hey,

i have got three sets of x an y coordinates , where one of the x y coordinates keeps on changing all the time.
lets say i have first set where the coordinates are int x=100 and int y=100;
second set would be : int x=100; int y=150; but the last set of coordinates would always change.

so if we would draw a line from the first set to the second set and from second set to the changing third set and back again to the first set of coordinates i would get a triangle.

what i want is to get the angel of the triangle which would show the degrees from the first set of points to the changing points.

i know i have to use one of the following: sin, cos or tan, but my trigonometry skills are very rusty.

i hope someone could help me or suggest me anything that would lead me to the right direction of solving this issue.

any help is greatly appreciated!!

THANK YOU

well i am going to know the line length for all the lines.
the shape would look something like this (shape b)
http://www.cimt.plymouth.ac.uk/projects/mepres/book7/bk7i5/s5q1.gif

left side of the triangle will keep on changing (slightly) due to the change of the coordinates. how could i calculate the angel of the top side of the triangle(like show in the image above).

Thank you

Edited 5 Years Ago by gedas: n/a

Since they're not right triangles, using the dot product of the vectors may be easier.
Given the vectors (x1,y1) and (x2,y2):
angle in radians = arccos((x1*x2 + y1*y2) / ( sqrt(x1*x1 + y1*y1) * sqrt(x2*x2 + y2*y2) )

More wiki info here: http://en.wikipedia.org/wiki/Dot_product#Geometric_interpretation

Pretty decent vector algebra reference here:
http://emweb.unl.edu/math/mathweb/vectors/vectors.html#vec4

Edit: You may need to twiddle the signs a bit. I'm not a vector math genius and always have to "play" with the numbers a little.

Edited 5 Years Ago by Ezzaral: n/a

thank you!!! this formula looks like it would work,but my amateur programming skills are stopping me on implementing "arccos".
i have tried Math.arccos(......); but it gives me error, that the symbol can not be found
what should i do to get rid of this error??


thanks again for your reply

sorry for the previous post,ignore it please i have worked it out and it is simply Math.acos();
but the calculation gives me wrong values i convert everything back to degrees

degrees = (radians * 180 / Math.PI)

but for some reason the output i receive varies from 0- 15 instead of 0-360 degrees. i am not sure what would be wrong in the calculation...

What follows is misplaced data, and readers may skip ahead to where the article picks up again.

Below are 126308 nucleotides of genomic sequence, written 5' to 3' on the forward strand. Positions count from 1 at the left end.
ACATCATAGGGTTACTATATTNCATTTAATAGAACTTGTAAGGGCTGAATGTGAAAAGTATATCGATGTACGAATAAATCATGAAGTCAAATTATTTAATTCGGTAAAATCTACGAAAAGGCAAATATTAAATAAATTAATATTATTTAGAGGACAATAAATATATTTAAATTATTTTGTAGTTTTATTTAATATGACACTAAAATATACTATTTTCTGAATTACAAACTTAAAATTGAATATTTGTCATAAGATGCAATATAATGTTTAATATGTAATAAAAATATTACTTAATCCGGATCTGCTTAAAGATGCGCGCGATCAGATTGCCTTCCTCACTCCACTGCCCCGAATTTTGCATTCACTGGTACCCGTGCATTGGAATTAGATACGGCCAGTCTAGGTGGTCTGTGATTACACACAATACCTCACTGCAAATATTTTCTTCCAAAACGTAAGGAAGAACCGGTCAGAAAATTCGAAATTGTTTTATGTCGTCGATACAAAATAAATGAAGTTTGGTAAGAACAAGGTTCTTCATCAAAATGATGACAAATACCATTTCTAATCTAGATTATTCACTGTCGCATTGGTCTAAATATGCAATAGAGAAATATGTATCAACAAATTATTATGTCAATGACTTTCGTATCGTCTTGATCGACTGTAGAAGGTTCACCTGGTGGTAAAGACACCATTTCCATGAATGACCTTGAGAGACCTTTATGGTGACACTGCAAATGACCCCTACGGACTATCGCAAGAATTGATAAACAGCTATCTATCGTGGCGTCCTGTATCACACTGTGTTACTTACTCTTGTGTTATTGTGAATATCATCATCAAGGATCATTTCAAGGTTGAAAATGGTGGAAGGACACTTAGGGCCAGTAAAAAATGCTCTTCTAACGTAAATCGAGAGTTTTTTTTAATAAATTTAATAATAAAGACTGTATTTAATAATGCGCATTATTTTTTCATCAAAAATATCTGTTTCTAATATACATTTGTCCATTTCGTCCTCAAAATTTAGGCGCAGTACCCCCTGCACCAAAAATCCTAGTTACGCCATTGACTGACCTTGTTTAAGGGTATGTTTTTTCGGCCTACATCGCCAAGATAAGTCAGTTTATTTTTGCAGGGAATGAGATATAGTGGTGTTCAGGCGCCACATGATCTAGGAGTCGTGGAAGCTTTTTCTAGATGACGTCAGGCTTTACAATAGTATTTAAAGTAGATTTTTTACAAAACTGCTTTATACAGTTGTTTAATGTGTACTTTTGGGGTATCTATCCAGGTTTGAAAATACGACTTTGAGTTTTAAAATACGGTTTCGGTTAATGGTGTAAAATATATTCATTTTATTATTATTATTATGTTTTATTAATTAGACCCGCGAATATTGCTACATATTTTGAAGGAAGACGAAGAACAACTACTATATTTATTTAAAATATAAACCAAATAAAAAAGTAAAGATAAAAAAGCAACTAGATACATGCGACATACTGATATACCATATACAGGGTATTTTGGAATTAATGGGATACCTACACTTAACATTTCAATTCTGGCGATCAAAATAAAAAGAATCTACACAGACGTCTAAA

maybe im doing something wrong.


thank you for your help!!

It may depend on how you represented your input vectors. For that upper point on figure b that you refered to, you would need to calculate the vectors from that point of origin such that they were pointing out and down from that position using (x2-x1,y2-y1).

Here's a small spreadsheet of the results I got with that formula. I calc'd the angle between each vector pair on an irregular triangle I just made up. The total of all calculated inner angles was 180 and each one seemed to be right by visual estimation (the lower row is degrees, I forgot a label)

Attachments vector.png 27.33 KB

Thanks a lot for all the help it really did help me !!
i managed to solve my problem from the example in the wiki.
i knew all the length of all the sizes so all i had to do is work out the angel.

hypotenuse  = Math.sqrt(Math.pow(xb-xa,2) + Math.pow(yb-ya,2));
       adjacent    = Math.sqrt(Math.pow(xa-xa,2) + Math.pow(ya+50-ya,2));
       oposite     = Math.sqrt(Math.pow(xb-xa,2) + Math.pow(yb-(ya+50),2));
       radians = Math.acos((Math.pow(adjacent,2) + Math.pow(hypotenuse,2)- Math.pow(oposite,2)) /(2*adjacent*hypotenuse));

thank you once again, you have been really helpful !

hai...
me to working in the same area...i couldnot understand how to set the angle between three points in java...could u plz help me...

thank u...

@saranyabaskaran: No, do not hijack other posters threads to ask your own questions. Please start a new thread of your own and explain more clearly what you are trying to do when you say "set the angle".

This question has already been answered. Start a new discussion instead.